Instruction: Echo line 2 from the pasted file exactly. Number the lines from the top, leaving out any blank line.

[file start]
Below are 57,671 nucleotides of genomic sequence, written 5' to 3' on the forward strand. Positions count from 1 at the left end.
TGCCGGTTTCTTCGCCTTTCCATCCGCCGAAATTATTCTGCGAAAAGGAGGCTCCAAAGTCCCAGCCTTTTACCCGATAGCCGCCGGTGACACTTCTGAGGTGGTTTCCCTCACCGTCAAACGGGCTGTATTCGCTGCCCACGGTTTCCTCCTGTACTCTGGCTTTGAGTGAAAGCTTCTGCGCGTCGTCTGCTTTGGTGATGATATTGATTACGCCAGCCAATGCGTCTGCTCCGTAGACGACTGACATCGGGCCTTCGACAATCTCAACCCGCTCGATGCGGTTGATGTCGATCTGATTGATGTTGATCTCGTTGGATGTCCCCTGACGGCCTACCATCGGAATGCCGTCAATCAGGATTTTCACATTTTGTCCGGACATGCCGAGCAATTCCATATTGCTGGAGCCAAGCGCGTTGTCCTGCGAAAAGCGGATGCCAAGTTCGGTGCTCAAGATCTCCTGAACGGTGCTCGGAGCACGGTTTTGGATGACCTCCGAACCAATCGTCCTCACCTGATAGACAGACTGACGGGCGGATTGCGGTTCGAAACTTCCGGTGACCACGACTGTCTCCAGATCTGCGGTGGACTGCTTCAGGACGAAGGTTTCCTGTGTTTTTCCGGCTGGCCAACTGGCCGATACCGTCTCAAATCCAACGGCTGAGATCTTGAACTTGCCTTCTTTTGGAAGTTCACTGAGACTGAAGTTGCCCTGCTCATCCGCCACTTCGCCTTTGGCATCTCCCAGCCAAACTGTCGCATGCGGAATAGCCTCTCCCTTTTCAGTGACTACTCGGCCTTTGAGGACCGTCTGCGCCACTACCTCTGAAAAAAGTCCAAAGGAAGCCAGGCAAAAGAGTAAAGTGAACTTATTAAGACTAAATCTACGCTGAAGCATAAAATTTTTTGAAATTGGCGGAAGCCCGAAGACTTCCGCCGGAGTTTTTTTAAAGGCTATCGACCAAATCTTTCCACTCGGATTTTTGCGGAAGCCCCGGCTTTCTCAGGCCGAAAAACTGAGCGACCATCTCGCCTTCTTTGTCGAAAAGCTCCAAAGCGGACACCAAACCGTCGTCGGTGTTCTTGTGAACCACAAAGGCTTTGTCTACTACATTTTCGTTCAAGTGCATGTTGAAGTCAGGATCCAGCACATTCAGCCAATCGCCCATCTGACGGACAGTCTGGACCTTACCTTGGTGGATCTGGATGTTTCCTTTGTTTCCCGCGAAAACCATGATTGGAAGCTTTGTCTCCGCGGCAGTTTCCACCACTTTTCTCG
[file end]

TGCCGGTTTCTTCGCCTTTCCATCCGCCGAAATTATTCTGCGAAAAGGAGGCTCCAAAGTCCCAGCCTTTTACCCGATAGCCGCCGGTGACACTTCTGAGGTGGTTTCCCTCACCGTCAAACGGGCTGTATTCGCTGCCCACGGTTTCCTCCTGTACTCTGGCTTTGAGTGAAAGCTTCTGCGCGTCGTCTGCTTTGGTGATGATATTGATTACGCCAGCCAATGCGTCTGCTCCGTAGACGACTGACATCGGGCCTTCGACAATCTCAACCCGCTCGATGCGGTTGATGTCGATCTGATTGATGTTGATCTCGTTGGATGTCCCCTGACGGCCTACCATCGGAATGCCGTCAATCAGGATTTTCACATTTTGTCCGGACATGCCGAGCAATTCCATATTGCTGGAGCCAAGCGCGTTGTCCTGCGAAAAGCGGATGCCAAGTTCGGTGCTCAAGATCTCCTGAACGGTGCTCGGAGCACGGTTTTGGATGACCTCCGAACCAATCGTCCTCACCTGATAGACAGACTGACGGGCGGATTGCGGTTCGAAACTTCCGGTGACCACGACTGTCTCCAGATCTGCGGTGGACTGCTTCAGGACGAAGGTTTCCTGTGTTTTTCCGGCTGGCCAACTGGCCGATACCGTCTCAAATCCAACGGCTGAGATCTTGAACTTGCCTTCTTTTGGAAGTTCACTGAGACTGAAGTTGCCCTGCTCATCCGCCACTTCGCCTTTGGCATCTCCCAGCCAAACTGTCGCATGCGGAATAGCCTCTCCCTTTTCAGTGACTACTCGGCCTTTGAGGACCGTCTGCGCCACTACCTCTGAAAAAAGTCCAAAGGAAGCCAGGCAAAAGAGTAAAGTGAACTTATTAAGACTAAATCTACGCTGAAGCATAAAATTTTTTGAAATTGGCGGAAGCCCGAAGACTTCCGCCGGAGTTTTTTTAAAGGCTATCGACCAAATCTTTCCACTCGGATTTTTGCGGAAGCCCCGGCTTTCTCAGGCCGAAAAACTGAGCGACCATCTCGCCTTCTTTGTCGAAAAGCTCCAAAGCGGACACCAAACCGTCGTCGGTGTTCTTGTGAACCACAAAGGCTTTGTCTACTACATTTTCGTTCAAGTGCATGTTGAAGTCAGGATCCAGCACATTCAGCCAATCGCCCATCTGACGGACAGTCTGGACCTTACCTTGGTGGATCTGGATGTTTCCTTTGTTTCCCGCGAAAACCATGATTGGAAGCTTTGTCTCCGCGGCAGTTTCCACCACTTTTCTCG